In rat dietary fertility studies, dose-related reductions in implants and increases in postimplantation losses were observed at an oral dose of 150 mg/kg of terfenadine (which led to fexofenadine hydrochloride exposures that were approximately 3 times the exposure of the maximum recommended human daily oral dose of 180 mg fexofenadine hydrochloride). In mice, fexofenadine hydrochloride produced no effect on male or female fertility at average dietary doses up to 4438 mg/kg (approximately 10 times the maximum recommended human daily oral dose of fexofenadine hydrochloride 180 mg based on comparison of AUCs).
There was no evidence of teratogenicity in rats or rabbits at oral doses of terfenadine up to 300 mg/kg (which led to fexofenadine exposures that were approximately 3 and 30 times, respectively, the exposure from the maximum recommended human daily oral dose of fexofenadine hydrochloride of 180 mg based on comparison of AUCs).
In mice, no adverse effects and no teratogenic effects during gestation were observed with fexofenadine at dietary doses up to 3730 mg/kg (approximately 15 times the maximum recommended human daily oral dose of fexofenadine hydrochloride 180 mg based on comparison of AUCs).
There are no adequate and well controlled studies in pregnant women. Fexofenadine should be used during pregnancy only if the potential benefit justifies the potential risk to the fetus.
Dose-related decreases in pup weight gain and survival were observed in rats exposed to an oral dose of 150 mg/kg of terfenadine (approximately 3 times the maximum recommended human daily oral dose of fexofenadine hydrochloride of 180 mg in adults based on comparison of fexofenadine hydrochloride AUCs).
It is not known if fexofenadine is excreted in human milk. There are no adequate and well-controlled studies in women during lactation. Because many drugs are excreted in human milk, caution should be exercised when fexofenadine hydrochloride is administered to a nursing woman.
The recommended dose in patients 6 to 11 years of age is based on cross-study comparison of the pharmacokinetics of fexofenadine hydrochloride in adults and pediatric subjects and on the safety profile of fexofenadine hydrochloride in both adult and pediatric subjects at doses equal to or higher than the recommended doses.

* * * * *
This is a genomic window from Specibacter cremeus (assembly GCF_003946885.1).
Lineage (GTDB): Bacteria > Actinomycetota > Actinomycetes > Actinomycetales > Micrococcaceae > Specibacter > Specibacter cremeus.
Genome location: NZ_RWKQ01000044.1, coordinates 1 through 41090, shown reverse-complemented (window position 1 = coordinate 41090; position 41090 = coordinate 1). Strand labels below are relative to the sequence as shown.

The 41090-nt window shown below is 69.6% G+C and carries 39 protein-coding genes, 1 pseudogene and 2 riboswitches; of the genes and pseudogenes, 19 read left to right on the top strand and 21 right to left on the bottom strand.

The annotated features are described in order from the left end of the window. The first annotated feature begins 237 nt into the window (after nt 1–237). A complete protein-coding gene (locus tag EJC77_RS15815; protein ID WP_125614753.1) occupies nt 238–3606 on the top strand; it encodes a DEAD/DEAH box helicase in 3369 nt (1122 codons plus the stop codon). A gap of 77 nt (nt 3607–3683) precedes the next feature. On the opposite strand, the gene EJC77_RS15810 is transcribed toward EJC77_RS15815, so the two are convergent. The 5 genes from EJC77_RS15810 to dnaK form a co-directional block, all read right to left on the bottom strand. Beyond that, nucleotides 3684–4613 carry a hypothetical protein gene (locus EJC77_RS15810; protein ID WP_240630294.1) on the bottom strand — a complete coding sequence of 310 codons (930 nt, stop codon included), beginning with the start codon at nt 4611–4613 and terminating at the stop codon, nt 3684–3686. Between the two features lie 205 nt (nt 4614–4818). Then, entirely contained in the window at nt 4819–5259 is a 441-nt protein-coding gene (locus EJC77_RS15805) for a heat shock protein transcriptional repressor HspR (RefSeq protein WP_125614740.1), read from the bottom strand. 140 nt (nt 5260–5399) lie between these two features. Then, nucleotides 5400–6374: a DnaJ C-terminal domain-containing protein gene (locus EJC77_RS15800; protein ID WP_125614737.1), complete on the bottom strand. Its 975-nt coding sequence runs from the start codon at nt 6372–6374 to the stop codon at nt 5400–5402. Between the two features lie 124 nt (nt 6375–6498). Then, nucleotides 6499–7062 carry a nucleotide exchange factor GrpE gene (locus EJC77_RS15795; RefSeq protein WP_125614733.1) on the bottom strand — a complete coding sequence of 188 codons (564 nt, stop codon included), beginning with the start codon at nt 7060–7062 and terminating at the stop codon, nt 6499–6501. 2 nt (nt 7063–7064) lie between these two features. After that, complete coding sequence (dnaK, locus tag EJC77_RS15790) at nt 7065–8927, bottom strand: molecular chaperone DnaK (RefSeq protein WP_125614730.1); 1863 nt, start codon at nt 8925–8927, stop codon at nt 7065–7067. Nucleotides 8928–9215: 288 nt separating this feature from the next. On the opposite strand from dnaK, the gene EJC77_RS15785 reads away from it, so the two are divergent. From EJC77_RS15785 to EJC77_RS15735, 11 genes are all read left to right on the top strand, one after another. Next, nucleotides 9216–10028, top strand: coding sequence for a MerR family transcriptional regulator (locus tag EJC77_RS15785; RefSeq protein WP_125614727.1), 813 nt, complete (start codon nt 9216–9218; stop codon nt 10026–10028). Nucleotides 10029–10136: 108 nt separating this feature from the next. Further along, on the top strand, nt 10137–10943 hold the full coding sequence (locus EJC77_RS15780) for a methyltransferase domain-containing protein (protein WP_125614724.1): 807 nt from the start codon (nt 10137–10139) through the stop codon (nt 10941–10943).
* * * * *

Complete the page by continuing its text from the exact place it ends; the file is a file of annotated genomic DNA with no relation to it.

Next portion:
The safety of fexofenadine hydrochloride tablets at a dose of 30 mg twice daily has been demonstrated in 438 pediatric subjects 6 to 11 years of age in two placebo-controlled 2-week seasonal allergic rhinitis trials. The safety of fexofenadine hydrochloride for the treatment of chronic idiopathic urticaria in subjects 6 to 11 years of age is based on cross-study comparison of the pharmacokinetics of fexofenadine hydrochloride in adult and pediatric subjects and on the safety profile of fexofenadine in both adult and pediatric subjects at doses equal to or higher than the recommended dose.
The effectiveness of fexofenadine hydrochloride for the treatment of seasonal allergic rhinitis in subjects 6 to 11 years of age was demonstrated in 1 trial (n=411) in which fexofenadine hydrochloride tablets 30 mg twice daily significantly reduced total symptom scores compared to placebo, along with extrapolation of demonstrated efficacy in subjects aged 12 years and above, and the pharmacokinetic comparisons in adults and children. The effectiveness of fexofenadine hydrochloride for the treatment of chronic idiopathic urticaria in patients 6 to 11 years of age is based on an extrapolation of the demonstrated efficacy of fexofenadine hydrochloride in adults with this condition and the likelihood that the disease course, pathophysiology and the drug's effect are substantially similar in children to that of adult patients.
Three clinical safety studies comparing 15 mg twice daily (n=85) and 30 mg twice daily (n=330) of an experimental formulation of fexofenadine to placebo (n=430) have been conducted in pediatric subjects aged 6 months to 5 years. In general, fexofenadine hydrochloride was well tolerated in these studies. No unexpected adverse events were seen given the known safety profile of fexofenadine and likely adverse reactions for this patient population. (See ADVERSE REACTIONS and CLINICAL PHARMACOLOGY.)
The safety and effectiveness of fexofenadine hydrochloride in pediatric patients under 6 years of age have not been established.
Clinical studies of fexofenadine hydrochloride tablets and capsules did not include sufficient numbers of subjects aged 65 years and over to determine whether this population responds differently from younger subjects. Other reported clinical experience has not identified differences in responses between the geriatric and younger subjects. This drug is known to be substantially excreted by the kidney, and the risk of toxic reactions to this drug may be greater in patients with impaired renal function. Because elderly patients are more likely to have decreased renal function, care should be taken in dose selection, and it may be useful to monitor renal function. (See CLINICAL PHARMACOLOGY).